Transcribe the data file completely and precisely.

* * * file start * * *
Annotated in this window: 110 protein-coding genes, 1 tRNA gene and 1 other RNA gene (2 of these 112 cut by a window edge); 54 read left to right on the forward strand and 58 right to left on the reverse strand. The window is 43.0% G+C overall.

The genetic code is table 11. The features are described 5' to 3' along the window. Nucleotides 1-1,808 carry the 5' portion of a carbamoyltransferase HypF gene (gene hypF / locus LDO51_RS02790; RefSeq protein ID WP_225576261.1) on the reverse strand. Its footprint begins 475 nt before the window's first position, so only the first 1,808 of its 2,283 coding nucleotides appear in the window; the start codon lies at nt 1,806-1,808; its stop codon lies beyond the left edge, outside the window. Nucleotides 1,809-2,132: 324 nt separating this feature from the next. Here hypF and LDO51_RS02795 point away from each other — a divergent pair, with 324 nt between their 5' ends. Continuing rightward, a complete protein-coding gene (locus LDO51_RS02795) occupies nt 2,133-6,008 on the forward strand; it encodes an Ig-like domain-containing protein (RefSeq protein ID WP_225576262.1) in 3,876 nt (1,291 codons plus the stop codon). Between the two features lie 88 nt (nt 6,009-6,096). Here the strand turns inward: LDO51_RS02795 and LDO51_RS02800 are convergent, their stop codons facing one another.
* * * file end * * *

Annotated in this window: 110 protein-coding genes, 1 tRNA gene and 1 other RNA gene (2 of these 112 cut by a window edge); 54 read left to right on the forward strand and 58 right to left on the reverse strand. The window is 43.0% G+C overall.

The genetic code is table 11. The features are described 5' to 3' along the window. Nucleotides 1-1,808 carry the 5' portion of a carbamoyltransferase HypF gene (gene hypF / locus LDO51_RS02790; RefSeq protein ID WP_225576261.1) on the reverse strand. Its footprint begins 475 nt before the window's first position, so only the first 1,808 of its 2,283 coding nucleotides appear in the window; the start codon lies at nt 1,806-1,808; its stop codon lies beyond the left edge, outside the window. Nucleotides 1,809-2,132: 324 nt separating this feature from the next. Here hypF and LDO51_RS02795 point away from each other — a divergent pair, with 324 nt between their 5' ends. Continuing rightward, a complete protein-coding gene (locus LDO51_RS02795) occupies nt 2,133-6,008 on the forward strand; it encodes an Ig-like domain-containing protein (RefSeq protein ID WP_225576262.1) in 3,876 nt (1,291 codons plus the stop codon). Between the two features lie 88 nt (nt 6,009-6,096). Here the strand turns inward: LDO51_RS02795 and LDO51_RS02800 are convergent, their stop codons facing one another.